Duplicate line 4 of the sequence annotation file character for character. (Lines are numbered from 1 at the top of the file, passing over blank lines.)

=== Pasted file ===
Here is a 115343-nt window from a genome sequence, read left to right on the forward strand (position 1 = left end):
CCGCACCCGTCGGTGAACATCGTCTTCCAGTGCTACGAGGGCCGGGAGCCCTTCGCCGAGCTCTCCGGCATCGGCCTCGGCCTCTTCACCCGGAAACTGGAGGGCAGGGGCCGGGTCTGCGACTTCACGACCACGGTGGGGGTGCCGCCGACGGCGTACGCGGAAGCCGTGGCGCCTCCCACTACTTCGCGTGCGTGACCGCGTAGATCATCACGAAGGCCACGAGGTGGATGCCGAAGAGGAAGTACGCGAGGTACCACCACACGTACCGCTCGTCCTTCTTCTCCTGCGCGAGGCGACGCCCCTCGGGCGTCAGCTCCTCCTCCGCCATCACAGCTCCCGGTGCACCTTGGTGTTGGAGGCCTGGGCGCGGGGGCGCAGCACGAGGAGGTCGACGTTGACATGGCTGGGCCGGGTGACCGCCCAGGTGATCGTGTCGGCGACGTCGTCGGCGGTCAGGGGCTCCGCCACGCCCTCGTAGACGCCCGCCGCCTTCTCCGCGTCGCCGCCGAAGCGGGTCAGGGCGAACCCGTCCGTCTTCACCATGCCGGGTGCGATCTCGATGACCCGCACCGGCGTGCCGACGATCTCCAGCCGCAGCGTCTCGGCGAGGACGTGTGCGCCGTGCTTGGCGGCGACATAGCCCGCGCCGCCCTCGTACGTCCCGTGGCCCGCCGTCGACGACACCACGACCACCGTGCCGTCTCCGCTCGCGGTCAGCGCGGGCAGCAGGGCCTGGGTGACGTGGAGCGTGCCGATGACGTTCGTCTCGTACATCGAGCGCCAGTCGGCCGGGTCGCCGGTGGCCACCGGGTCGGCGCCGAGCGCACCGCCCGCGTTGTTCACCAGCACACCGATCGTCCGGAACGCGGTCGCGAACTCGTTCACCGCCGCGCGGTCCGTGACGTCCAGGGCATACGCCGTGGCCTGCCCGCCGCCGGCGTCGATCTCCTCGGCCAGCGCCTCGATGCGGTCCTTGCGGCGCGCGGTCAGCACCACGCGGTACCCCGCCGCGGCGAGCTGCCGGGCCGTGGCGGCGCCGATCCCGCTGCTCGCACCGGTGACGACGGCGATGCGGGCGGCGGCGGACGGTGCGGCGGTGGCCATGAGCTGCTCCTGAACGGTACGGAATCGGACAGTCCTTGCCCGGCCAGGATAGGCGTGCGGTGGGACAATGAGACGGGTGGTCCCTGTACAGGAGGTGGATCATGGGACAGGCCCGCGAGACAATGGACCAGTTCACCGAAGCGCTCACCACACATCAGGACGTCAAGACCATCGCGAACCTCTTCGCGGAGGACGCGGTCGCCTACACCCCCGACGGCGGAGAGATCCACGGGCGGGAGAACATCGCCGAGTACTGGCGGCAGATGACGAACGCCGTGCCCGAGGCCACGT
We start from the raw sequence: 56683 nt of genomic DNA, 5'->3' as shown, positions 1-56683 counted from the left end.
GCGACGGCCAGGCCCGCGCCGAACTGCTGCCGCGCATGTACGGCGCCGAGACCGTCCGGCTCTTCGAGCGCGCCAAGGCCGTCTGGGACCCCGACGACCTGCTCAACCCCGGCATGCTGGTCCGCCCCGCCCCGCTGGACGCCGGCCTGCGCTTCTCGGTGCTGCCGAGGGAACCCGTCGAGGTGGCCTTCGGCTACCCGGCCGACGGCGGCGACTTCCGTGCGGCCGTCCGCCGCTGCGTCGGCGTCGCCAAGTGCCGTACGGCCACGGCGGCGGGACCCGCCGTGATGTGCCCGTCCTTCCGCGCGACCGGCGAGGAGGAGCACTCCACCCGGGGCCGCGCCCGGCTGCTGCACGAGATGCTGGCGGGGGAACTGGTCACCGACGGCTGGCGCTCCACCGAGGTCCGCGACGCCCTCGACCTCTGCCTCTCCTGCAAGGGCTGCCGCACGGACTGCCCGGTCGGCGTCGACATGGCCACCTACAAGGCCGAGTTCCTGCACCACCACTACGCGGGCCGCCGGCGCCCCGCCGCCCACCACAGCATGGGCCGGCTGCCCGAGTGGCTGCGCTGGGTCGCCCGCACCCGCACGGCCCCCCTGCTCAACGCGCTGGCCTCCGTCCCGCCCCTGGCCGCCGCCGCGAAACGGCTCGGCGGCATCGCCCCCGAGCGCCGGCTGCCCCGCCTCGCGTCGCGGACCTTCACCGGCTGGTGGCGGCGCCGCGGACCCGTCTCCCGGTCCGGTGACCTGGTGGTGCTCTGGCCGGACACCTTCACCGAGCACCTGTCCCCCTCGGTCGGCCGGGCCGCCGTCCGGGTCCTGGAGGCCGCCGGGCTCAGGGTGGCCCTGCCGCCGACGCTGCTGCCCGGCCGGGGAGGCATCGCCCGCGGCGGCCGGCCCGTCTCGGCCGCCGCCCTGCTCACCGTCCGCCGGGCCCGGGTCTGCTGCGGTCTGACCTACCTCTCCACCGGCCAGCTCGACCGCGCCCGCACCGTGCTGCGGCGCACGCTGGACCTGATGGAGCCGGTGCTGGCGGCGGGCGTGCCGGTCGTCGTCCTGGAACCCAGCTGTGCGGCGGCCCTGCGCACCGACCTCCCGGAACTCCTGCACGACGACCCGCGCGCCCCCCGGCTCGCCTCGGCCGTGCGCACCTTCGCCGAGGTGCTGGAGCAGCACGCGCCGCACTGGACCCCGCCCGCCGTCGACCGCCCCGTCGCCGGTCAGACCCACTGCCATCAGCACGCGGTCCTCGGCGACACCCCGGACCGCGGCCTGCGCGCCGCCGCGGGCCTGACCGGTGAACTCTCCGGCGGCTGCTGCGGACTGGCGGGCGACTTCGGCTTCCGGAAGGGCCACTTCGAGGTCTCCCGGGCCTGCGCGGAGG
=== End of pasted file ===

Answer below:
GCGACGGCCAGGCCCGCGCCGAACTGCTGCCGCGCATGTACGGCGCCGAGACCGTCCGGCTCTTCGAGCGCGCCAAGGCCGTCTGGGACCCCGACGACCTGCTCAACCCCGGCATGCTGGTCCGCCCCGCCCCGCTGGACGCCGGCCTGCGCTTCTCGGTGCTGCCGAGGGAACCCGTCGAGGTGGCCTTCGGCTACCCGGCCGACGGCGGCGACTTCCGTGCGGCCGTCCGCCGCTGCGTCGGCGTCGCCAAGTGCCGTACGGCCACGGCGGCGGGACCCGCCGTGATGTGCCCGTCCTTCCGCGCGACCGGCGAGGAGGAGCACTCCACCCGGGGCCGCGCCCGGCTGCTGCACGAGATGCTGGCGGGGGAACTGGTCACCGACGGCTGGCGCTCCACCGAGGTCCGCGACGCCCTCGACCTCTGCCTCTCCTGCAAGGGCTGCCGCACGGACTGCCCGGTCGGCGTCGACATGGCCACCTACAAGGCCGAGTTCCTGCACCACCACTACGCGGGCCGCCGGCGCCCCGCCGCCCACCACAGCATGGGCCGGCTGCCCGAGTGGCTGCGCTGGGTCGCCCGCACCCGCACGGCCCCCCTGCTCAACGCGCTGGCCTCCGTCCCGCCCCTGGCCGCCGCCGCGAAACGGCTCGGCGGCATCGCCCCCGAGCGCCGGCTGCCCCGCCTCGCGTCGCGGACCTTCACCGGCTGGTGGCGGCGCCGCGGACCCGTCTCCCGGTCCGGTGACCTGGTGGTGCTCTGGCCGGACACCTTCACCGAGCACCTGTCCCCCTCGGTCGGCCGGGCCGCCGTCCGGGTCCTGGAGGCCGCCGGGCTCAGGGTGGCCCTGCCGCCGACGCTGCTGCCCGGCCGGGGAGGCATCGCCCGCGGCGGCCGGCCCGTCTCGGCCGCCGCCCTGCTCACCGTCCGCCGGGCCCGGGTCTGCTGCGGTCTGACCTACCTCTCCACCGGCCAGCTCGACCGCGCCCGCACCGTGCTGCGGCGCACGCTGGACCTGATGGAGCCGGTGCTGGCGGCGGGCGTGCCGGTCGTCGTCCTGGAACCCAGCTGTGCGGCGGCCCTGCGCACCGACCTCCCGGAACTCCTGCACGACGACCCGCGCGCCCCCCGGCTCGCCTCGGCCGTGCGCACCTTCGCCGAGGTGCTGGAGCAGCACGCGCCGCACTGGACCCCGCCCGCCGTCGACCGCCCCGTCGCCGGTCAGACCCACTGCCATCAGCACGCGGTCCTCGGCGACACCCCGGACCGCGGCCTGCGCGCCGCCGCGGGCCTGACCGGTGAACTCTCCGGCGGCTGCTGCGGACTGGCGGGCGACTTCGGCTTCCGGAAGGGCCACTTCGAGGTCTCCCGGGCCTGCGCGGAGG